Sharp Brooder: Clooneys assassin is long on feelings, short on ass-kicking. s assassin is long on feelings, short on ass-kicking.

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Those who believe they’d be happy watching George Clooney do nothing for two hours can now test that theory. Anton Corbijn’s The American is all Clooney, all the time, with the actor in nearly every scene, almost always looking glum. Why so serious? His character, Jack, is an assassin who hides out in Italy after a botched job in Sweden results in a dead bystander. Jack’s boss gives him a cell phone and information about a safehouse. But the killer-for-hire tosses the phone into the sea and holes up somewhere else, weary of the lifestyle and reconsidering his future.

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Corbijn’s second film (after 2007’s Joy Division biopic, Control) opens with Jack, a naked woman, and a stiff drink—followed by a burst of violence that rather shockingly interrupts the serenity—and you first imagine the protagonist as a stateside Bond, a sexier Bourne. Instead, this is more like Clooney’s Moon: Adapted from a Martin Booth novel, The American has a whole lot of nothing going on, except for Jack’s paranoia. He reluctantly accepts the friendship of an inquisitive (and, it turns out, quite insightful) priest (Paolo Bonacelli) and visits the world’s best-looking prostitute (Violante Placido). Jack also agrees to one last assignment, in which he must fashion a weapon for Mathilde (Thekla Reuten), a mysterious and ridiculously well-trained sniper who has a different hair color in each of her scenes. But Jack is suspicious of them all, as well as anyone who dares give him a second glance.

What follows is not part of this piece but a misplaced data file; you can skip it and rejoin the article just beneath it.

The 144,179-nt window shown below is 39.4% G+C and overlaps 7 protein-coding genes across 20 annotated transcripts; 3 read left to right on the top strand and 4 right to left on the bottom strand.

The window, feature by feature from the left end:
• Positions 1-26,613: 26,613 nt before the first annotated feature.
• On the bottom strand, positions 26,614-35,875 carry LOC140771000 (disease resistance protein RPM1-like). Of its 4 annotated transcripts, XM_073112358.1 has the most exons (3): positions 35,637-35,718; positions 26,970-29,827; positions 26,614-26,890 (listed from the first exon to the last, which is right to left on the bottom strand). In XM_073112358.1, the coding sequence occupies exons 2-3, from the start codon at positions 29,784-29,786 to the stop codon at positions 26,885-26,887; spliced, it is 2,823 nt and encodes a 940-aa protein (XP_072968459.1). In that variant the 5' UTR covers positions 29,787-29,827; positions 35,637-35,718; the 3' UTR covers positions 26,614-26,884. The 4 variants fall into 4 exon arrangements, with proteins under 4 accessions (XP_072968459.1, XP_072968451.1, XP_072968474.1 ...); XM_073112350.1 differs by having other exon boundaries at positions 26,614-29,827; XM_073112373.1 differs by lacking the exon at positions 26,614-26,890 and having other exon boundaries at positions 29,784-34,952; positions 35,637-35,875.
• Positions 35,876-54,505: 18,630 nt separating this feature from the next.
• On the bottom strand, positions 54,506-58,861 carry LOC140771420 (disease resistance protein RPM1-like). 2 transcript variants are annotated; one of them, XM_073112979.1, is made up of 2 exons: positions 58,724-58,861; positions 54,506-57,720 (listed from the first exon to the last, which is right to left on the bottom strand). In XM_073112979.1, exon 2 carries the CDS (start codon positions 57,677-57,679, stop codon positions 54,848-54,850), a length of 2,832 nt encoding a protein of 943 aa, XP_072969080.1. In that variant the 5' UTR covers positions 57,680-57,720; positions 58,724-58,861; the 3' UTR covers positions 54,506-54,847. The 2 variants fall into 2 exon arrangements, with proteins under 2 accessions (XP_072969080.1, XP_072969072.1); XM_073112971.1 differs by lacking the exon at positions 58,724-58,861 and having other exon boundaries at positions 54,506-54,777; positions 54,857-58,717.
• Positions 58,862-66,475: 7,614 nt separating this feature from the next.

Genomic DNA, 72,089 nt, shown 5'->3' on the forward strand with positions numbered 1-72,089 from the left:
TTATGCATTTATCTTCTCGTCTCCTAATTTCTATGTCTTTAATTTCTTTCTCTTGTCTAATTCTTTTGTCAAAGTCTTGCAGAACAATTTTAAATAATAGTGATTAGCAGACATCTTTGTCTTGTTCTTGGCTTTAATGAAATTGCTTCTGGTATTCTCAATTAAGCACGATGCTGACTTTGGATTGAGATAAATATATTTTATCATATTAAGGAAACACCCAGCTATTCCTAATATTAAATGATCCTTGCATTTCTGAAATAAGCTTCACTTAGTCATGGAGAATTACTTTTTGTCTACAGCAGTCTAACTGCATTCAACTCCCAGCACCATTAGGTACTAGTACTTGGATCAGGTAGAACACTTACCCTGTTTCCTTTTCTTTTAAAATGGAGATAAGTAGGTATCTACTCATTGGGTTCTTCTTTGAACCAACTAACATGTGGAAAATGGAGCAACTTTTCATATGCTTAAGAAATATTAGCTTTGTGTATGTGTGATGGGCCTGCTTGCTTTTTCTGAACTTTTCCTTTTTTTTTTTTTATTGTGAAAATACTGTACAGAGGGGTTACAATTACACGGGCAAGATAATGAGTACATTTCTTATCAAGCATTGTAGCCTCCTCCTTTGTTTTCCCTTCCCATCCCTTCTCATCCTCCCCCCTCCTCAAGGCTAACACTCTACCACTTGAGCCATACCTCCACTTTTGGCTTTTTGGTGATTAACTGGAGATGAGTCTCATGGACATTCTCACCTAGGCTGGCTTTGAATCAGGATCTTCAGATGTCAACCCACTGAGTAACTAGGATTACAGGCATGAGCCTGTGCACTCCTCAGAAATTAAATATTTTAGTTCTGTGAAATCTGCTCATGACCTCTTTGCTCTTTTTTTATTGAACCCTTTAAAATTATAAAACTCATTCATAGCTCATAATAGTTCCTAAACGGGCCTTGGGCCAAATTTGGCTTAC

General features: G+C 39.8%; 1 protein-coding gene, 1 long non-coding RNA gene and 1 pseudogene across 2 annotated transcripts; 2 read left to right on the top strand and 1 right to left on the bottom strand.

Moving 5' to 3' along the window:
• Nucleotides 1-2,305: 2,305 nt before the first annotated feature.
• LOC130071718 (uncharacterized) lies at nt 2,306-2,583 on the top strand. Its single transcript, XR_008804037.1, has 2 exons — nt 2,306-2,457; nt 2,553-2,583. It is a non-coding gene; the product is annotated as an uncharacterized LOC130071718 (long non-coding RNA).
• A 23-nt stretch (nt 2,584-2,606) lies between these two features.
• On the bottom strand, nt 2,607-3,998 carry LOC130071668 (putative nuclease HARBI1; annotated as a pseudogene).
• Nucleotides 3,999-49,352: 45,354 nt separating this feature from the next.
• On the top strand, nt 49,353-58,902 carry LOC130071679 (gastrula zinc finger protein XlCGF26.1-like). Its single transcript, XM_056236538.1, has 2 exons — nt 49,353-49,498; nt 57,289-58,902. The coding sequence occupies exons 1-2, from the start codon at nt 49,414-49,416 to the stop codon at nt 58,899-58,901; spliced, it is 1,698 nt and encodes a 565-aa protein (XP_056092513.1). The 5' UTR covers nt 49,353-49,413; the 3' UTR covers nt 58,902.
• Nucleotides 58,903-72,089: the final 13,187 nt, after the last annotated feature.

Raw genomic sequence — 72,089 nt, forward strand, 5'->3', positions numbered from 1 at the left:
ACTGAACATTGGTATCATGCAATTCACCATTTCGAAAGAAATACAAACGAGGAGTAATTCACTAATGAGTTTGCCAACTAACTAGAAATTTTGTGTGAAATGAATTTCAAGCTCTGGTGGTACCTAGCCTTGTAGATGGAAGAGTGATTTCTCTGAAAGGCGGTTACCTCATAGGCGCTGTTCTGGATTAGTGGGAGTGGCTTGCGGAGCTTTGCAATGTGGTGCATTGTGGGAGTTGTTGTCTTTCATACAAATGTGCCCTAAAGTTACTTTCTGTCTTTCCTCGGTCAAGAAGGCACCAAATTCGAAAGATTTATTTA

Of course, there wouldn’t be a movie if Jack weren’t occasionally right—but there still isn’t much of one. Ironically, Corbijn, predominantly a music-video director, uses very little music here, a tactic that’s initially mesmerizing when combined with long, artful takes of snow-covered landscapes, ancient Italian villages, or surreally lit tunnels. But, like a soccer game that ends in a 0-0 tie, the silence is eventually snooze-inducing no matter how many different ways Clooney manages to look pained in his self-inflicted isolation. (And, for the record, Clooney does an admirable job with the material.)

Bonacelli and Placido inject some life into the story—the former with the priest’s charm and remarkable read on Jack, who tells strangers that he’s a magazine photographer; and the latter with her hotness, particularly in one of the steamiest sex scenes you’ll see this side of an R-rating. (Spoiler alert: The hooker also starts to heart Jack. But are those D’s deadly?) Even watching Mathilde assemble a gun is more exciting than seeing our hero brood. The American closes on a high note, with an action/sad-face sequence that involves an inventive kill, some Western-worthy sharpshooting, and a chance for Jack to finally escape it all. It’s a satisfying end to the inertia, as much for the quality of the movie itself as the knowledge that your marathon of checking your watch is almost over.